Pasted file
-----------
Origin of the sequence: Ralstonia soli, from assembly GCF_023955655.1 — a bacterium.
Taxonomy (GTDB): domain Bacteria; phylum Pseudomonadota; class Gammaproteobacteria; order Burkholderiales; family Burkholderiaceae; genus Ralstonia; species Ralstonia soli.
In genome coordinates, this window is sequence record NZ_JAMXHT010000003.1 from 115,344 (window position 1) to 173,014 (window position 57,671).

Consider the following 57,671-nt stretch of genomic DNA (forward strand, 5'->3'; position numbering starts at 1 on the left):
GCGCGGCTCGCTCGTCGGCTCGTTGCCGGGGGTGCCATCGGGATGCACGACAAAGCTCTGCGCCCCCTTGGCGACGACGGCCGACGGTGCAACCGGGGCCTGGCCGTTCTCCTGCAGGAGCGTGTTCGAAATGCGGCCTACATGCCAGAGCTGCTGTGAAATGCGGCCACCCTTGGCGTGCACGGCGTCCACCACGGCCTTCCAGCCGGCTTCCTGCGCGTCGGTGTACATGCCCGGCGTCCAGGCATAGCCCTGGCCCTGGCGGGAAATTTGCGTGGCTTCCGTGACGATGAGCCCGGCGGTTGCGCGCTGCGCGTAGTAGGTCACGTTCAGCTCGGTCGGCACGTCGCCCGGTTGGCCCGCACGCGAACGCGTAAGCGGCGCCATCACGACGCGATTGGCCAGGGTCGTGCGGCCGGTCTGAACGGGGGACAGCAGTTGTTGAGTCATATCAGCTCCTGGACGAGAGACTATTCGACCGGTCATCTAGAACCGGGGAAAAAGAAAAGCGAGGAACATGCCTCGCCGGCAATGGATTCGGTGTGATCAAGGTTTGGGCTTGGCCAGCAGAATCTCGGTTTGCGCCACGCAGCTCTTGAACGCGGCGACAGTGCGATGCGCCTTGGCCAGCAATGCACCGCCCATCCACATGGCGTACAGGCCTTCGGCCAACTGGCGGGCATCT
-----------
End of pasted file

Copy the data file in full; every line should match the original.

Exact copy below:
Origin of the sequence: Ralstonia soli, from assembly GCF_023955655.1 — a bacterium.
Taxonomy (GTDB): domain Bacteria; phylum Pseudomonadota; class Gammaproteobacteria; order Burkholderiales; family Burkholderiaceae; genus Ralstonia; species Ralstonia soli.
In genome coordinates, this window is sequence record NZ_JAMXHT010000003.1 from 115,344 (window position 1) to 173,014 (window position 57,671).

Consider the following 57,671-nt stretch of genomic DNA (forward strand, 5'->3'; position numbering starts at 1 on the left):
GCGCGGCTCGCTCGTCGGCTCGTTGCCGGGGGTGCCATCGGGATGCACGACAAAGCTCTGCGCCCCCTTGGCGACGACGGCCGACGGTGCAACCGGGGCCTGGCCGTTCTCCTGCAGGAGCGTGTTCGAAATGCGGCCTACATGCCAGAGCTGCTGTGAAATGCGGCCACCCTTGGCGTGCACGGCGTCCACCACGGCCTTCCAGCCGGCTTCCTGCGCGTCGGTGTACATGCCCGGCGTCCAGGCATAGCCCTGGCCCTGGCGGGAAATTTGCGTGGCTTCCGTGACGATGAGCCCGGCGGTTGCGCGCTGCGCGTAGTAGGTCACGTTCAGCTCGGTCGGCACGTCGCCCGGTTGGCCCGCACGCGAACGCGTAAGCGGCGCCATCACGACGCGATTGGCCAGGGTCGTGCGGCCGGTCTGAACGGGGGACAGCAGTTGTTGAGTCATATCAGCTCCTGGACGAGAGACTATTCGACCGGTCATCTAGAACCGGGGAAAAAGAAAAGCGAGGAACATGCCTCGCCGGCAATGGATTCGGTGTGATCAAGGTTTGGGCTTGGCCAGCAGAATCTCGGTTTGCGCCACGCAGCTCTTGAACGCGGCGACAGTGCGATGCGCCTTGGCCAGCAATGCACCGCCCATCCACATGGCGTACAGGCCTTCGGCCAACTGGCGGGCATCT